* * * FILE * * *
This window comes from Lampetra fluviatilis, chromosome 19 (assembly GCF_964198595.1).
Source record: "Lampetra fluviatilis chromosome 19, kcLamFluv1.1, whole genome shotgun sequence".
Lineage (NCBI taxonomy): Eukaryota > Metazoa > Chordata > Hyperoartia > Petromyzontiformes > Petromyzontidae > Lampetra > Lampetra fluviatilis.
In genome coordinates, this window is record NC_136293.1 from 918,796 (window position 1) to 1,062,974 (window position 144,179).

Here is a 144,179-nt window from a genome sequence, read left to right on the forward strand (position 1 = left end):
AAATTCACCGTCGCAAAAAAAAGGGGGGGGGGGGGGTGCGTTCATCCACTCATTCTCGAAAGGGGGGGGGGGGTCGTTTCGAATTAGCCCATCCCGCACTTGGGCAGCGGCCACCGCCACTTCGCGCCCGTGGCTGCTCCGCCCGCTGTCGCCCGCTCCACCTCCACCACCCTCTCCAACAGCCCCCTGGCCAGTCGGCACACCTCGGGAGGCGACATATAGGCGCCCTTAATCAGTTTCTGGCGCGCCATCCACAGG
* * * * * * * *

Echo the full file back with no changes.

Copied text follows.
This window comes from Lampetra fluviatilis, chromosome 19 (assembly GCF_964198595.1).
Source record: "Lampetra fluviatilis chromosome 19, kcLamFluv1.1, whole genome shotgun sequence".
Lineage (NCBI taxonomy): Eukaryota > Metazoa > Chordata > Hyperoartia > Petromyzontiformes > Petromyzontidae > Lampetra > Lampetra fluviatilis.
In genome coordinates, this window is record NC_136293.1 from 918,796 (window position 1) to 1,062,974 (window position 144,179).

Here is a 144,179-nt window from a genome sequence, read left to right on the forward strand (position 1 = left end):
AAATTCACCGTCGCAAAAAAAAGGGGGGGGGGGGGGTGCGTTCATCCACTCATTCTCGAAAGGGGGGGGGGGGTCGTTTCGAATTAGCCCATCCCGCACTTGGGCAGCGGCCACCGCCACTTCGCGCCCGTGGCTGCTCCGCCCGCTGTCGCCCGCTCCACCTCCACCACCCTCTCCAACAGCCCCCTGGCCAGTCGGCACACCTCGGGAGGCGACATATAGGCGCCCTTAATCAGTTTCTGGCGCGCCATCCACAGG